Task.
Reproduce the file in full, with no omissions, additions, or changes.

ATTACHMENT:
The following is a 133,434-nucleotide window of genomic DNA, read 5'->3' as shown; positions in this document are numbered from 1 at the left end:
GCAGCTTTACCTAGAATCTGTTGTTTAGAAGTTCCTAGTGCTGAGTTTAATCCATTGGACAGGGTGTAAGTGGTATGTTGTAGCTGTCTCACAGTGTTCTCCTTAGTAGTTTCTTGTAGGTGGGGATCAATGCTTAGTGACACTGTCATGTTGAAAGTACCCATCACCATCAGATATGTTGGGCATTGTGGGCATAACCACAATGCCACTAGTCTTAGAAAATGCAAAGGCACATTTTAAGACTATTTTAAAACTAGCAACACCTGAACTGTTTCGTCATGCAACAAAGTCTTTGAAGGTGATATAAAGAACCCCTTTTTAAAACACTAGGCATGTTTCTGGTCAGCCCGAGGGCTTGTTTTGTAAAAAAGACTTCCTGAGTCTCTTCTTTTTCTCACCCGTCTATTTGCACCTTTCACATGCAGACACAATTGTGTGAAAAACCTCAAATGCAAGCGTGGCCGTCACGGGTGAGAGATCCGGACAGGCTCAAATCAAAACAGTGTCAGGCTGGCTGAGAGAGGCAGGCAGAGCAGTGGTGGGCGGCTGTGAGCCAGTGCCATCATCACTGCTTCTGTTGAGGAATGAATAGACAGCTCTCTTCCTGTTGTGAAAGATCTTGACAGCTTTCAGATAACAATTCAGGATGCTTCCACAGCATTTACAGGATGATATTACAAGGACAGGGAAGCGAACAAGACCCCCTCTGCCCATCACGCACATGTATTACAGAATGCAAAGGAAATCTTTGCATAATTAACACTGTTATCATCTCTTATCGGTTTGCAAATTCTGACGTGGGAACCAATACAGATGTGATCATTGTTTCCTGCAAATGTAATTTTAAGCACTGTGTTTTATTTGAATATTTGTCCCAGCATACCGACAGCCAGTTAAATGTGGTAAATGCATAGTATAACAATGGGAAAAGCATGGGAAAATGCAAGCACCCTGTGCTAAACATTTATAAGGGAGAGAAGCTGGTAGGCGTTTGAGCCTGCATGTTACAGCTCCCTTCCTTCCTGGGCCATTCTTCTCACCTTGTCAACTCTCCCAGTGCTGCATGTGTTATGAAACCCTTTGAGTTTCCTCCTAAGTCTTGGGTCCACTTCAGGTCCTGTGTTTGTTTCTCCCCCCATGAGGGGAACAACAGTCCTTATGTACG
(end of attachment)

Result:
The following is a 133,434-nucleotide window of genomic DNA, read 5'->3' as shown; positions in this document are numbered from 1 at the left end:
GCAGCTTTACCTAGAATCTGTTGTTTAGAAGTTCCTAGTGCTGAGTTTAATCCATTGGACAGGGTGTAAGTGGTATGTTGTAGCTGTCTCACAGTGTTCTCCTTAGTAGTTTCTTGTAGGTGGGGATCAATGCTTAGTGACACTGTCATGTTGAAAGTACCCATCACCATCAGATATGTTGGGCATTGTGGGCATAACCACAATGCCACTAGTCTTAGAAAATGCAAAGGCACATTTTAAGACTATTTTAAAACTAGCAACACCTGAACTGTTTCGTCATGCAACAAAGTCTTTGAAGGTGATATAAAGAACCCCTTTTTAAAACACTAGGCATGTTTCTGGTCAGCCCGAGGGCTTGTTTTGTAAAAAAGACTTCCTGAGTCTCTTCTTTTTCTCACCCGTCTATTTGCACCTTTCACATGCAGACACAATTGTGTGAAAAACCTCAAATGCAAGCGTGGCCGTCACGGGTGAGAGATCCGGACAGGCTCAAATCAAAACAGTGTCAGGCTGGCTGAGAGAGGCAGGCAGAGCAGTGGTGGGCGGCTGTGAGCCAGTGCCATCATCACTGCTTCTGTTGAGGAATGAATAGACAGCTCTCTTCCTGTTGTGAAAGATCTTGACAGCTTTCAGATAACAATTCAGGATGCTTCCACAGCATTTACAGGATGATATTACAAGGACAGGGAAGCGAACAAGACCCCCTCTGCCCATCACGCACATGTATTACAGAATGCAAAGGAAATCTTTGCATAATTAACACTGTTATCATCTCTTATCGGTTTGCAAATTCTGACGTGGGAACCAATACAGATGTGATCATTGTTTCCTGCAAATGTAATTTTAAGCACTGTGTTTTATTTGAATATTTGTCCCAGCATACCGACAGCCAGTTAAATGTGGTAAATGCATAGTATAACAATGGGAAAAGCATGGGAAAATGCAAGCACCCTGTGCTAAACATTTATAAGGGAGAGAAGCTGGTAGGCGTTTGAGCCTGCATGTTACAGCTCCCTTCCTTCCTGGGCCATTCTTCTCACCTTGTCAACTCTCCCAGTGCTGCATGTGTTATGAAACCCTTTGAGTTTCCTCCTAAGTCTTGGGTCCACTTCAGGTCCTGTGTTTGTTTCTCCCCCCATGAGGGGAACAACAGTCCTTATGTACG